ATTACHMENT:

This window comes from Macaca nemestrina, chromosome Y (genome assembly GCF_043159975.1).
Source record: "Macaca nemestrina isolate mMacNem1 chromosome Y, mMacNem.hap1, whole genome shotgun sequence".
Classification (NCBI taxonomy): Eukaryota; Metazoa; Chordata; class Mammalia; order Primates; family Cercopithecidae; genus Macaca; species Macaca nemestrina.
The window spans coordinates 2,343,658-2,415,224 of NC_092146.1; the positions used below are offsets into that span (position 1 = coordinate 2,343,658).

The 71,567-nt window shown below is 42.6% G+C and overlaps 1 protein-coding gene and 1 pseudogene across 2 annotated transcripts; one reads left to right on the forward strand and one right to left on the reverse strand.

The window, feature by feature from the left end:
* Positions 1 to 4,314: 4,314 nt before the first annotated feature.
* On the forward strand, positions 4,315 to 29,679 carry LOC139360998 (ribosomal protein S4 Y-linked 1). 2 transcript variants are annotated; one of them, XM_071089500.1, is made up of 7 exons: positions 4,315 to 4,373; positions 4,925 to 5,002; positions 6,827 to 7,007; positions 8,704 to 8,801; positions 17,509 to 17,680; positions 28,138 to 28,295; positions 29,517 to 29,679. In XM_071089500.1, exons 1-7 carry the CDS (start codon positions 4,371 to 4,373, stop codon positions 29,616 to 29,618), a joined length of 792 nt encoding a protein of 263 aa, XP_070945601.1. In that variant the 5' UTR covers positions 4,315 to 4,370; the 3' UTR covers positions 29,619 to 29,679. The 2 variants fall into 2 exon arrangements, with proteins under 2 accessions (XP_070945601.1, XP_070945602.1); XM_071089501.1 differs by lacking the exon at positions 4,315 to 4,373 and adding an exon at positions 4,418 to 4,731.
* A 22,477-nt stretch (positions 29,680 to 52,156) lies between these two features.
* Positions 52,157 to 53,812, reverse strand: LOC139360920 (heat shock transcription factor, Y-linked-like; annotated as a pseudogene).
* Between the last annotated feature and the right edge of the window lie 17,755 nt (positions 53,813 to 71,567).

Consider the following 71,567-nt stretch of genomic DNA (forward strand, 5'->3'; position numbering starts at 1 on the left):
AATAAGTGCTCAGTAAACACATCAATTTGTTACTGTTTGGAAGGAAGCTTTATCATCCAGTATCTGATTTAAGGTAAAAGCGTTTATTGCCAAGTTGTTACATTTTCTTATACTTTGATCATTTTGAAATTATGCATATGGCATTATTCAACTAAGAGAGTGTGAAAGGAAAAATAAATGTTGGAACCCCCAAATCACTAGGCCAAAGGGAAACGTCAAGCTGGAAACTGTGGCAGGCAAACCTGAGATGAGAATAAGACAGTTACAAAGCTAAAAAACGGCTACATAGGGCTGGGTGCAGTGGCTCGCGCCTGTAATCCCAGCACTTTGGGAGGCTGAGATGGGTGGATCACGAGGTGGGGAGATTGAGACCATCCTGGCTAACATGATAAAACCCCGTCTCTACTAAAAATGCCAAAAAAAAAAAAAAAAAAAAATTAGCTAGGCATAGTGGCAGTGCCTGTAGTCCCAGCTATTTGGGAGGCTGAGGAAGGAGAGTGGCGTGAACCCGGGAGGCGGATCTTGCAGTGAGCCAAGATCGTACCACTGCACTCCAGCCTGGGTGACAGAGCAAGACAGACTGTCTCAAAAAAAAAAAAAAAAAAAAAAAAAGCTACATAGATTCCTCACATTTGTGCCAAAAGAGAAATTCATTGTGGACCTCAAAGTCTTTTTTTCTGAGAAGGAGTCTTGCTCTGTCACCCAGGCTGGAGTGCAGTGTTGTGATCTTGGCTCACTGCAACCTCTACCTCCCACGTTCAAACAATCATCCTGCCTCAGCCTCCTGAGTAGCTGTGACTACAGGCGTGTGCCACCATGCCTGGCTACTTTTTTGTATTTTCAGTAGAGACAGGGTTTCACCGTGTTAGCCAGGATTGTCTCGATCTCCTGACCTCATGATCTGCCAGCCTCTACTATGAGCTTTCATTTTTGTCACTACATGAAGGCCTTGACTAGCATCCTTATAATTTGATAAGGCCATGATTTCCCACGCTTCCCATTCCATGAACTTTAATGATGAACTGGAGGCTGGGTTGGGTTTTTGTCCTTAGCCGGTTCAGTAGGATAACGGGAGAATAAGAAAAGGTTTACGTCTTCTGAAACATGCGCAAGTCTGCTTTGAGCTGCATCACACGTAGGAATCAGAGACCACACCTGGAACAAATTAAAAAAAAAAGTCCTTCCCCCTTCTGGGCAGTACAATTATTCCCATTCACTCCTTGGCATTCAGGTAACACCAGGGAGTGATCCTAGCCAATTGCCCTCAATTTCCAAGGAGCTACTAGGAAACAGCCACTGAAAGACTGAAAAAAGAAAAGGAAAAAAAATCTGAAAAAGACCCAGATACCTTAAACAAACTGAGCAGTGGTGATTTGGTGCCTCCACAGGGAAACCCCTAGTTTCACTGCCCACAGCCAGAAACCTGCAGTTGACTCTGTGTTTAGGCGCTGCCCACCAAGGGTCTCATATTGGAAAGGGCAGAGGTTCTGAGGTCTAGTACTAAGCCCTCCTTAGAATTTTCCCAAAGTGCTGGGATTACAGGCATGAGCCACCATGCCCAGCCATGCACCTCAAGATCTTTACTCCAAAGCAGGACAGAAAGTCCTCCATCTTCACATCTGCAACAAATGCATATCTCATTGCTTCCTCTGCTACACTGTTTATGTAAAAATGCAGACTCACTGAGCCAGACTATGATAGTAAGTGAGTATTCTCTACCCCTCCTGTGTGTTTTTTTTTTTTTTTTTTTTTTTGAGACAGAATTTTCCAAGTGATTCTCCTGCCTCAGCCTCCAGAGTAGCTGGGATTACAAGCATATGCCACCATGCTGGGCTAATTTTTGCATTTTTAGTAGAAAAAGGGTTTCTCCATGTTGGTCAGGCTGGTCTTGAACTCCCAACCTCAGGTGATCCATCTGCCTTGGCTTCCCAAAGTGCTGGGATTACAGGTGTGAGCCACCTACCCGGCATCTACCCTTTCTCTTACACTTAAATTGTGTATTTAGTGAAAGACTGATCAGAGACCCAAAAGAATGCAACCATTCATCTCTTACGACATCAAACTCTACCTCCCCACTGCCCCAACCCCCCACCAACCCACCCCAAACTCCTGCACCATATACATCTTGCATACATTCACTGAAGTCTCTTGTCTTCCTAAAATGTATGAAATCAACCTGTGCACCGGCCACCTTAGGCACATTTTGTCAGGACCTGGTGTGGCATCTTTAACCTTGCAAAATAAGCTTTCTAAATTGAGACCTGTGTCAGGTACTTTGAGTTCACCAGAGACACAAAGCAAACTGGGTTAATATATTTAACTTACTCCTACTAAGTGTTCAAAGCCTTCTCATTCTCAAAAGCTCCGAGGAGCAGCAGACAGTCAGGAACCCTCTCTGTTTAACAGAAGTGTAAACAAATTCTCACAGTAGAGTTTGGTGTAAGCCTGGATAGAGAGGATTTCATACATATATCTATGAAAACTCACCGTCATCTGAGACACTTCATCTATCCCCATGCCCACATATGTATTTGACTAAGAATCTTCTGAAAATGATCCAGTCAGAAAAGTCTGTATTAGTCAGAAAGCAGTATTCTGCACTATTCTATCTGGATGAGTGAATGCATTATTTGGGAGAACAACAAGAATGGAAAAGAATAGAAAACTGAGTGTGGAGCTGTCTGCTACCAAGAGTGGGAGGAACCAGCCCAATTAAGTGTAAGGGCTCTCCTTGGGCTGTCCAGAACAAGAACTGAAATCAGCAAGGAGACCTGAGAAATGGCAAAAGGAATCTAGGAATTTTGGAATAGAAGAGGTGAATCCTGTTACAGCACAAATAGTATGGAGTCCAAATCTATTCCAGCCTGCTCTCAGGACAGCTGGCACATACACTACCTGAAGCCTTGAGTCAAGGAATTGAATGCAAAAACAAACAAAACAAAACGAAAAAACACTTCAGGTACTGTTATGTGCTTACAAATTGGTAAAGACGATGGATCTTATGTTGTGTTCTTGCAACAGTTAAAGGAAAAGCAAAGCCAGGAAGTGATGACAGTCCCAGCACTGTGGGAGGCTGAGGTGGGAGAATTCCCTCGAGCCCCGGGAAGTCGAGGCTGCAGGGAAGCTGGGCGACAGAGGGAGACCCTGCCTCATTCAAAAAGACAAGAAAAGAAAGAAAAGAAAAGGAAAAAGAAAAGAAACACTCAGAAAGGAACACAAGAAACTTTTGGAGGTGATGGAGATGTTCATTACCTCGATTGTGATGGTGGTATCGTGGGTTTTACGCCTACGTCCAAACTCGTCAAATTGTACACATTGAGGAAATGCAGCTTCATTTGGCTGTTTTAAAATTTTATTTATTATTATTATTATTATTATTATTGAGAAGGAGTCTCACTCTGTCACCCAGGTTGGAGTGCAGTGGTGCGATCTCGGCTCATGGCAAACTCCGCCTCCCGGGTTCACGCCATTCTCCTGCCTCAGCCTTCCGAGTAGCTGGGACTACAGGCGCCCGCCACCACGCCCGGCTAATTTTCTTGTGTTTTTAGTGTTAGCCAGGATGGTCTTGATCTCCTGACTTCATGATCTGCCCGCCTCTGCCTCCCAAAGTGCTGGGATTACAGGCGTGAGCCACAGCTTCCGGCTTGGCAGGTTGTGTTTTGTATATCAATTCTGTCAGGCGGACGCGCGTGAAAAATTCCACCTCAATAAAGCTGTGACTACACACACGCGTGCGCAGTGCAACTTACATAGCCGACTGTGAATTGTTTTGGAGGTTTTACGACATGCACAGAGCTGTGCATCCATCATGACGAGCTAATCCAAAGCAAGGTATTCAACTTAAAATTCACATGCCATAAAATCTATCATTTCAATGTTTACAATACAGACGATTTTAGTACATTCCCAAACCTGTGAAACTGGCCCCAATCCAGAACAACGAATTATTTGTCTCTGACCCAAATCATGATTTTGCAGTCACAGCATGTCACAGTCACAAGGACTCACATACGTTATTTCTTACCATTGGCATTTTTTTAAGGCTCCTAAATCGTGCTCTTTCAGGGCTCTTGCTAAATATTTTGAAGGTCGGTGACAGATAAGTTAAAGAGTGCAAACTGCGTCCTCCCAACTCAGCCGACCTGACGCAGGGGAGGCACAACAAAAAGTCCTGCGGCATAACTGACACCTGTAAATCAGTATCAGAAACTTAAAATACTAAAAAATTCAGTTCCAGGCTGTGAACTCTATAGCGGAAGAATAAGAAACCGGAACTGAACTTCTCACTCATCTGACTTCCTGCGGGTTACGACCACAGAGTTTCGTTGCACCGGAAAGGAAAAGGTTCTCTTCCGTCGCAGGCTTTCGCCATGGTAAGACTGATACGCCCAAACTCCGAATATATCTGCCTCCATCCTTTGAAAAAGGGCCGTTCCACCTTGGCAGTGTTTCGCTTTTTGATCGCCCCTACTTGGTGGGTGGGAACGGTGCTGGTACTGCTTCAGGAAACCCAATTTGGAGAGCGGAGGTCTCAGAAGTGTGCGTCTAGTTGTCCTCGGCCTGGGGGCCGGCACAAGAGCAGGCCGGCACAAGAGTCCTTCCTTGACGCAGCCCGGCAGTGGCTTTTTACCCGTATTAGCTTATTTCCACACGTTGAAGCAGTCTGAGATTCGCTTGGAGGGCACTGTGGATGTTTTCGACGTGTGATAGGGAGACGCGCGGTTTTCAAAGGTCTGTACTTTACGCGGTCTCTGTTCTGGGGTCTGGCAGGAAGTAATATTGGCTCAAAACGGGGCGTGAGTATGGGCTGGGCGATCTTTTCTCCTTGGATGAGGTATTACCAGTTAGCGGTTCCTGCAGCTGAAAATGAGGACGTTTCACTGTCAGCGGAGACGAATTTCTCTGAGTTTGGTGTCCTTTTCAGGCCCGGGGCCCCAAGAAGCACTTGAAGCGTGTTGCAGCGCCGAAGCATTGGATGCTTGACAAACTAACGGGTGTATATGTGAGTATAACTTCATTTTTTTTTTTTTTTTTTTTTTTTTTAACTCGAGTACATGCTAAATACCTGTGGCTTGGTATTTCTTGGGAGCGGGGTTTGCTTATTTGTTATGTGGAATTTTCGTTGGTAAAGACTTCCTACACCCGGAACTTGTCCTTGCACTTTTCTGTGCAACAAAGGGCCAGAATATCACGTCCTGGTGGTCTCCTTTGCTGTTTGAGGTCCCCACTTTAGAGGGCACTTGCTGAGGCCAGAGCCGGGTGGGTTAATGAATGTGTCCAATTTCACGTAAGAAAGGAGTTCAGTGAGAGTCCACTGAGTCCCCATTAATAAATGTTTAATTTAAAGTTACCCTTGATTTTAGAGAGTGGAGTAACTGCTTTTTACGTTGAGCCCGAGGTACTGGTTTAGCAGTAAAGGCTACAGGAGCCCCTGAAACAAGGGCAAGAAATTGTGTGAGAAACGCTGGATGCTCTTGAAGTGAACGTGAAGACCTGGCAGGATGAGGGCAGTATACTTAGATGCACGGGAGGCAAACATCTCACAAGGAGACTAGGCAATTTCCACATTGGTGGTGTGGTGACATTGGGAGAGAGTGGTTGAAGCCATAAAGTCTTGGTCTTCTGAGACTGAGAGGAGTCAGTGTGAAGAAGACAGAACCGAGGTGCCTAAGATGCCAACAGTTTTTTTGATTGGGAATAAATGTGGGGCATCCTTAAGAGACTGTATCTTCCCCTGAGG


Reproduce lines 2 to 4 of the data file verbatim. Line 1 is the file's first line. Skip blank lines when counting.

Source record: "Macaca nemestrina isolate mMacNem1 chromosome Y, mMacNem.hap1, whole genome shotgun sequence".
Classification (NCBI taxonomy): Eukaryota; Metazoa; Chordata; class Mammalia; order Primates; family Cercopithecidae; genus Macaca; species Macaca nemestrina.
The window spans coordinates 2,343,658-2,415,224 of NC_092146.1; the positions used below are offsets into that span (position 1 = coordinate 2,343,658).